Wednesday, June 29, 2011

Meet Myrtis: A 24th Century Athenian Girl

Myrtis is a reconstruction of a young Athenian girl who lived and died during the time of Pericles of Athens.


Myrtis, is the one of the main attractions of the National Hellenic Archeological Museum of Athens.
This young, brown-eyed, red-haired girl lived during the time of the Peloponnesian war, and passed away at the age of 11 from typhoid fever. Myrtis died at around 430 BC only to be “reborn” in 2009.

Myrtis of Athens

Myrtis was reconstructed from the child remains (a skull) found in a mass grave near the Keramikos area of Athens by archeologist Effie Valavani. The mass grave contained remnants of Athenians and Athenian children that had been the victims of the terrible plague that had crippled Athens during the time of the Peloponnesian War.


The skull, which was the only remnant of the child was exceptionally well preserved and allowed a team of scientists from both Greece and Sweden to proceed with the reconstruction job. The cause of death was determined from dental fragments and remnants found in the mass Keramikos grave, which exposed traces of salmonella enterica serovar Typhi, or typhoid fever.


The Peloponnesian war was fought between Athens and Sparta.



Pericles of Athens' Deadly Miscalculation

Pericles, realizing that it was impossible to defeat the invincible Spartan army in direct confrontation, decided to shield Athens behind the Long Walls and use Athens’ superior fleet and well trained marines as a blockade and expedition force with the goal of isolating Sparta from her allies, and supplies.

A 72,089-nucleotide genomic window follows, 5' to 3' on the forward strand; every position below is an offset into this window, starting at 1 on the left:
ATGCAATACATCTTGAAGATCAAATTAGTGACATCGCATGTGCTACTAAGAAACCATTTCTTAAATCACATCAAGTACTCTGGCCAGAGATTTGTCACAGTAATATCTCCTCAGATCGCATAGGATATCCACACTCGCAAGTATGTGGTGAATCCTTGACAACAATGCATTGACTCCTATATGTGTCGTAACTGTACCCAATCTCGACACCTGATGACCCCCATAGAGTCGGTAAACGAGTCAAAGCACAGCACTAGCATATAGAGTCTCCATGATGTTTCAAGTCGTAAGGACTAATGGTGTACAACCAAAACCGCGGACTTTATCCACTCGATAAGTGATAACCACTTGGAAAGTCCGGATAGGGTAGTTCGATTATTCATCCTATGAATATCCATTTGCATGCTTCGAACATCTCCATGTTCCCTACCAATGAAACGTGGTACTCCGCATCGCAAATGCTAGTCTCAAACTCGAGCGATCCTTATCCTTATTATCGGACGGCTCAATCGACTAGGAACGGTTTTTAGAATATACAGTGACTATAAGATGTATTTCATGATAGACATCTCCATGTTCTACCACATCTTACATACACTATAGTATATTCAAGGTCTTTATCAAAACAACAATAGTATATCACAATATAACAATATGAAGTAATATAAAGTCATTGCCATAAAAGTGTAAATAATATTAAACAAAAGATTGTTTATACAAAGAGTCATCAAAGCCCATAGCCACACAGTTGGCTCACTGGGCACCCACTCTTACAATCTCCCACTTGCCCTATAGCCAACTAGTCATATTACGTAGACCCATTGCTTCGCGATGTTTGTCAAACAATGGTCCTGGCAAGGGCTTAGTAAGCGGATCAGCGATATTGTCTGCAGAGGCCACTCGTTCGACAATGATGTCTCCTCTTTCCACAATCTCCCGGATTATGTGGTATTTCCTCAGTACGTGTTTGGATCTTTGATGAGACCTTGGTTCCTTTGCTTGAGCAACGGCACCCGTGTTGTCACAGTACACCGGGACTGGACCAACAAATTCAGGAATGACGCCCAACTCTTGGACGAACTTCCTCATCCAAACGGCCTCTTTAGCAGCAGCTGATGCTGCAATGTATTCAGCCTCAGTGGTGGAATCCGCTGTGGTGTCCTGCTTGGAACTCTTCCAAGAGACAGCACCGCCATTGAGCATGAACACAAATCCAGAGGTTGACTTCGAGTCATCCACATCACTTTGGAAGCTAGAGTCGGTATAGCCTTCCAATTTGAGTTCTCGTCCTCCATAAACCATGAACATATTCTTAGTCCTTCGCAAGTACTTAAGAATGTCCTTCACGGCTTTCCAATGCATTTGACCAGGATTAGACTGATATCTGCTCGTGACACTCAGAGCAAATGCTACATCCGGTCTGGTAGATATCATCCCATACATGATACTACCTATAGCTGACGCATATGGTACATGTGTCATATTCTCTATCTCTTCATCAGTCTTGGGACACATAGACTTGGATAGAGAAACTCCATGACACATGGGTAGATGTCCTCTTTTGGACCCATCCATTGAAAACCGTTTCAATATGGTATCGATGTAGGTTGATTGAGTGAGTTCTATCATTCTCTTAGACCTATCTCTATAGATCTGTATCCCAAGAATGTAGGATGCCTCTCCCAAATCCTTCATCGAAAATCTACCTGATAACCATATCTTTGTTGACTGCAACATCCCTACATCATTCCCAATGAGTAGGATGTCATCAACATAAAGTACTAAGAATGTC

By isolating Athens in such a way, Pericles essentially created a closed and isolated system that was impregnable to direct military attack, but vulnerable from an invincible unseen foe: bacteria and disease.
The mighty Athenian fleet which was also used to supply Athens, infused (through vermin, rodents and spoiled goods) the disease within the city walls, and the disease spread quickly (as in any closed isolated system) annihilating a large portion of the Athenian populace, and killing Pericles himself.
As Polybius notes, the Peloponnesian war set the seeds of destruction and eventually lead to the end of classical Greek civilization, city state independence, Greek thought and Greece. The resultant Spartan Pyrrhic victory (which eventually destroyed Sparta herself) lead to ageless disenchantment, strategic disorientation (which even Alexander was not able to reconstitute) and eventually opened the way for Imperial Rome.

The National Hellenic Archeological Museum

Myrtis, which the United Nations termed “Child friend of the Millennium”, is part of an exhibition ( resulting from multicultural, multinational cross scientific collaboration) whose goal is to extend a hand of friendship, peace and cooperation in the fight against deadly disease still plaguing humanity.
Myrtis will be displayed along with sculptures depicting other Athenian children that suffered the same fate: Nicandor and Selene bidding farewell to a young Kore (Niko) or maiden, holding a child in her arms.

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